Originally posted on The Sports Post  |  Last updated 6/29/13
Chris Weidman’s record does not qualify him for a middleweight title shot. He hasn’t beaten any top contenders and it’s common knowledge that it is supposed to be Michael Bisping facing the almighty Spider at UFC 162, but the drug-induced explosiveness of Vitor Belfort derailed that plan last January. Weidman’s pride derives from his defeat of Mark Munoz, who became a standout competitor by beating four guys in a row, none of which have any real relevance in the division whatsoever. Some even view Munoz as a reoccurring gatekeeper. Weidman proved that he is simply an above average competitor and due to a few bizarre circumstances, was instantly elevated to No.1 contender status. So, once again, we have someone who hasn’t really given us any reason to think he could beat Anderson Silva fighting for his championship belt. Weidman’s greatest strength is his wrestling, the only facet of the game in which he’ll have a significant advantage over the greatest fighter of all time. History has shown us that wrestlers are the fighters Silva has had the most trouble with, so we can bet that Weidman’s strategy will resemble those of Chael Sonnen and Dan Henderson when they previously faced Silva. These two came closer to beating Silva than anybody in recent memory because they were able to take him down and keep him on his back. But prior to their fights with Silva, Sonnen and Henderson were thought to have a good chance of dethroning the champion with their wrestling prowess because their skill sets in this department had already earned them wins over several highly-ranked fighters. They weren’t just coasting off one victory over an (arguably) reputable opponent to assure them that they had what it takes to win. These are credentials Weidman’s wrestling simply does not have. If Weidman wants his wrestling to have the same success Sonnen and Henderson's did, he’s going to have to show us an understanding of MMA grappling that his dismal record does not suggest. And it’s so hard not to count Weidman out in this situation because, with the exception of Jon Jones, this has never happened in the UFC before.   We’ve seen numerous promising wrestlers with sub-par records evolve into powerhouse grinders who seem to be able to neutralize virtually any opposing offensive. But this evolution is a gradual process, one that takes at least three or four matches against well-versed fighters to complete. Georges St. Pierre didn’t obtain the skills to out-wrestle the legendary Matt Hughes after just one dominant performance over a fairly credible opponent. He had to have his take downs tested by four fighters, two of which were top contenders at the time, before he was ready to grapple with the then-welterweight champion. Frankie Edgar and Jon Fitch are just some of the collegiate stars who perfected their wrestling skills by defeating the best their division had to offer before assuming that they had a chance at becoming world champions. Phil Davis’s wrestling helped him secure a victory over Antonio Rogerio Nogueira, a very experienced grappler. But that didn’t mean he suddenly had the wrestling ability worthy of championship gold. Had Davis defeated one or two more experienced grapplers afterwards, he probably wouldn’t have made a fool of himself against Rashad Evans a few months later. Chris Weidman may have improved his understanding of MMA by leaps and bounds since the Mark Munoz fight. Yet these improvements will mean nothing until they are validated under the bright lights of the octagon opposite a highly-regarded opponent. Any fighter will vouch for the idea that it doesn’t matter what someone can do in the gym if it can’t be done on the big stage. We judge fighters by their octagon performances, not how much they amaze training partners in the gym. All we know about Weidman is that he doesn’t completely suck; he can defeat a mid-tier fighter. This is a lot less than we knew about anyone else who has fought Silva before, and the longtime champion has made numerous people who appeared to have advanced understanding of MMA look like amateurs. Upsets happen all the time in MMA, and that’s what a win for Weidman at UFC 162 would be, since he hasn’t given the fans or the UFC any reason to think he could beat Anderson Silva let alone any middleweight title contender. With the exception of Jon Jones, there hasn’t been a single wrestler in UFC history who only needed one win over a moderately credible opponent to solidify the likelihood of him defeating the reigning king of his division. If Chris Weidman beats Anderson Silva, it will not only be one of the biggest upsets of all time, but it will also mark one of the only instances in the UFC where a man with the credibility of being just above average performed like someone with multiple wins over former title contenders under his belt. By: Sean Levinson Twitter: @SeanLevinson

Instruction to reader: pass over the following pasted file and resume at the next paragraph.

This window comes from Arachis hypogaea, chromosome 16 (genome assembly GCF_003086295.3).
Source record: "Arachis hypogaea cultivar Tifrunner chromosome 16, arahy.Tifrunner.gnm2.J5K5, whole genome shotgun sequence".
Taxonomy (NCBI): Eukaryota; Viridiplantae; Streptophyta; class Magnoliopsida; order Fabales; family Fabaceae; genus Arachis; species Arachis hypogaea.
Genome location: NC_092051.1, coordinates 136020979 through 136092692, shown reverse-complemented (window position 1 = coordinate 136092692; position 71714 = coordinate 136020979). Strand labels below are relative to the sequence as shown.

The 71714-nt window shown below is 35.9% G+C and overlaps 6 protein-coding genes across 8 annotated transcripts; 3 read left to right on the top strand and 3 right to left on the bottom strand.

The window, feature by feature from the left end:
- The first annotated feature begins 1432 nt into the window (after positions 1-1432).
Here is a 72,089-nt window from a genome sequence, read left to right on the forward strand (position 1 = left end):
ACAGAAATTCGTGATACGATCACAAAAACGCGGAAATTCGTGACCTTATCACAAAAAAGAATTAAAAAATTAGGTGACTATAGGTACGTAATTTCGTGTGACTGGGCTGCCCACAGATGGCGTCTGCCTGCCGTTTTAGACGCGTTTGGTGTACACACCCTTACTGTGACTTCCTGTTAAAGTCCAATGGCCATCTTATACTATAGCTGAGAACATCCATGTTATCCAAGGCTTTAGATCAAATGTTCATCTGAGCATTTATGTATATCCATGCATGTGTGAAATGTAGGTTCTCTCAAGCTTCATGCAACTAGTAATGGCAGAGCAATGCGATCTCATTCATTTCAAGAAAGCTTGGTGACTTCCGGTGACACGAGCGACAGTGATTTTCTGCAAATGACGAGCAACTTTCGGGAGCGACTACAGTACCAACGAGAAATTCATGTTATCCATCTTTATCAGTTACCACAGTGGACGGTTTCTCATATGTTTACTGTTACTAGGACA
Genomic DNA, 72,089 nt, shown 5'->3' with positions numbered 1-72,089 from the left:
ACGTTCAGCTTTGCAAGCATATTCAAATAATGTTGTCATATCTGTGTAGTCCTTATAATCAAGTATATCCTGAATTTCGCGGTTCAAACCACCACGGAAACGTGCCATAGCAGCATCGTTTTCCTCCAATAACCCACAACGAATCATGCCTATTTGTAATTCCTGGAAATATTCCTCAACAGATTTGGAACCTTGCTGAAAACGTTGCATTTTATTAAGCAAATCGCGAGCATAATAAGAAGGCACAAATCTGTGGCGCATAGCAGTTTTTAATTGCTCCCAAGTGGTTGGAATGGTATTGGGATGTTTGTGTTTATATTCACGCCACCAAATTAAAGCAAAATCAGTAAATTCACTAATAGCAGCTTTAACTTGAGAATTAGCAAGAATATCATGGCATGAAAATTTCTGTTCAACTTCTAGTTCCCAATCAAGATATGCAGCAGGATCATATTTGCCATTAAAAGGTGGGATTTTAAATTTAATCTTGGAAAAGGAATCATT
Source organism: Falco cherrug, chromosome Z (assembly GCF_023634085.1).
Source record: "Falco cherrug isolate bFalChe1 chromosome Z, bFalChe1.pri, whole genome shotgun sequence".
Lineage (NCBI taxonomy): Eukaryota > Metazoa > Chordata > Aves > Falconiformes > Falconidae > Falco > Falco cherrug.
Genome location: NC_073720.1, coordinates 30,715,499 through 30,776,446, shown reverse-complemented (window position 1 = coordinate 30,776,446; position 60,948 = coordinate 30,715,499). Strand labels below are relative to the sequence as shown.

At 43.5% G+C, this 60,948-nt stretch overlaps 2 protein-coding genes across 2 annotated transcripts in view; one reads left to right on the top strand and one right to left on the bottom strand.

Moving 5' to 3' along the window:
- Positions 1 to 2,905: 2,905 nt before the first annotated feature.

This article first appeared on The Sports Post and was syndicated with permission.

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